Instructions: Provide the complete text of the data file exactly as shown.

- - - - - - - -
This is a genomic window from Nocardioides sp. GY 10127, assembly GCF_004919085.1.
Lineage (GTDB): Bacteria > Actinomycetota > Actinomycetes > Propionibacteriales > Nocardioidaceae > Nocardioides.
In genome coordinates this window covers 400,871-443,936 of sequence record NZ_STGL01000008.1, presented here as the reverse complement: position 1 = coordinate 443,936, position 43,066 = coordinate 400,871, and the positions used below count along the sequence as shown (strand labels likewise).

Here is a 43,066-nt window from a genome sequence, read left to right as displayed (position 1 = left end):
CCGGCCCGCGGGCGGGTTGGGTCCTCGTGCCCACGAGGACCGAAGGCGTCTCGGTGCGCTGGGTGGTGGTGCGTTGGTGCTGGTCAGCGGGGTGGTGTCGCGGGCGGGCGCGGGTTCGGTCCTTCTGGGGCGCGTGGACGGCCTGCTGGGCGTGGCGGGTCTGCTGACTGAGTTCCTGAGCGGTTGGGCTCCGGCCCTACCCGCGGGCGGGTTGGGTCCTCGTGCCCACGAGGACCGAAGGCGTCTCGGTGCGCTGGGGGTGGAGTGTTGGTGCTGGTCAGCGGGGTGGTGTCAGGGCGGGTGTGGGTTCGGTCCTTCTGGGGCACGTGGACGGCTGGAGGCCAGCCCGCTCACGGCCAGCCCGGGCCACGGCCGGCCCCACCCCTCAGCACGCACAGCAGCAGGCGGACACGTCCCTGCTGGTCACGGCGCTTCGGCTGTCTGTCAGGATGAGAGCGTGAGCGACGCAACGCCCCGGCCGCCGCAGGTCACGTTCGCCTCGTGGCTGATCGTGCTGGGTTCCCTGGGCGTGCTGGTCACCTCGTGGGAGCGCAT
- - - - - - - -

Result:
This is a genomic window from Nocardioides sp. GY 10127, assembly GCF_004919085.1.
Lineage (GTDB): Bacteria > Actinomycetota > Actinomycetes > Propionibacteriales > Nocardioidaceae > Nocardioides.
In genome coordinates this window covers 400,871-443,936 of sequence record NZ_STGL01000008.1, presented here as the reverse complement: position 1 = coordinate 443,936, position 43,066 = coordinate 400,871, and the positions used below count along the sequence as shown (strand labels likewise).

Here is a 43,066-nt window from a genome sequence, read left to right as displayed (position 1 = left end):
CCGGCCCGCGGGCGGGTTGGGTCCTCGTGCCCACGAGGACCGAAGGCGTCTCGGTGCGCTGGGTGGTGGTGCGTTGGTGCTGGTCAGCGGGGTGGTGTCGCGGGCGGGCGCGGGTTCGGTCCTTCTGGGGCGCGTGGACGGCCTGCTGGGCGTGGCGGGTCTGCTGACTGAGTTCCTGAGCGGTTGGGCTCCGGCCCTACCCGCGGGCGGGTTGGGTCCTCGTGCCCACGAGGACCGAAGGCGTCTCGGTGCGCTGGGGGTGGAGTGTTGGTGCTGGTCAGCGGGGTGGTGTCAGGGCGGGTGTGGGTTCGGTCCTTCTGGGGCACGTGGACGGCTGGAGGCCAGCCCGCTCACGGCCAGCCCGGGCCACGGCCGGCCCCACCCCTCAGCACGCACAGCAGCAGGCGGACACGTCCCTGCTGGTCACGGCGCTTCGGCTGTCTGTCAGGATGAGAGCGTGAGCGACGCAACGCCCCGGCCGCCGCAGGTCACGTTCGCCTCGTGGCTGATCGTGCTGGGTTCCCTGGGCGTGCTGGTCACCTCGTGGGAGCGCAT